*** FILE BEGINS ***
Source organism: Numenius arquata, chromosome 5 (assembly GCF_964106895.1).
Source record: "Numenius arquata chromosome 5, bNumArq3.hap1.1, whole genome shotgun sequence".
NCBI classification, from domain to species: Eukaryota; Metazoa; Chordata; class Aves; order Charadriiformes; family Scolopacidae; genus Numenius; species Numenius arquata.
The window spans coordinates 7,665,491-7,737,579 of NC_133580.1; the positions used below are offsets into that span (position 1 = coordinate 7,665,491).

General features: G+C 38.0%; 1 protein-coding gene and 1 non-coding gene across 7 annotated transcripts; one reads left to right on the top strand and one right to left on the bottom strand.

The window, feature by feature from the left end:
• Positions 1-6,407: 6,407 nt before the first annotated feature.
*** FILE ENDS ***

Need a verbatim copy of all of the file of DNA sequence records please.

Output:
Source organism: Numenius arquata, chromosome 5 (assembly GCF_964106895.1).
Source record: "Numenius arquata chromosome 5, bNumArq3.hap1.1, whole genome shotgun sequence".
NCBI classification, from domain to species: Eukaryota; Metazoa; Chordata; class Aves; order Charadriiformes; family Scolopacidae; genus Numenius; species Numenius arquata.
The window spans coordinates 7,665,491-7,737,579 of NC_133580.1; the positions used below are offsets into that span (position 1 = coordinate 7,665,491).

General features: G+C 38.0%; 1 protein-coding gene and 1 non-coding gene across 7 annotated transcripts; one reads left to right on the top strand and one right to left on the bottom strand.

The window, feature by feature from the left end:
• Positions 1-6,407: 6,407 nt before the first annotated feature.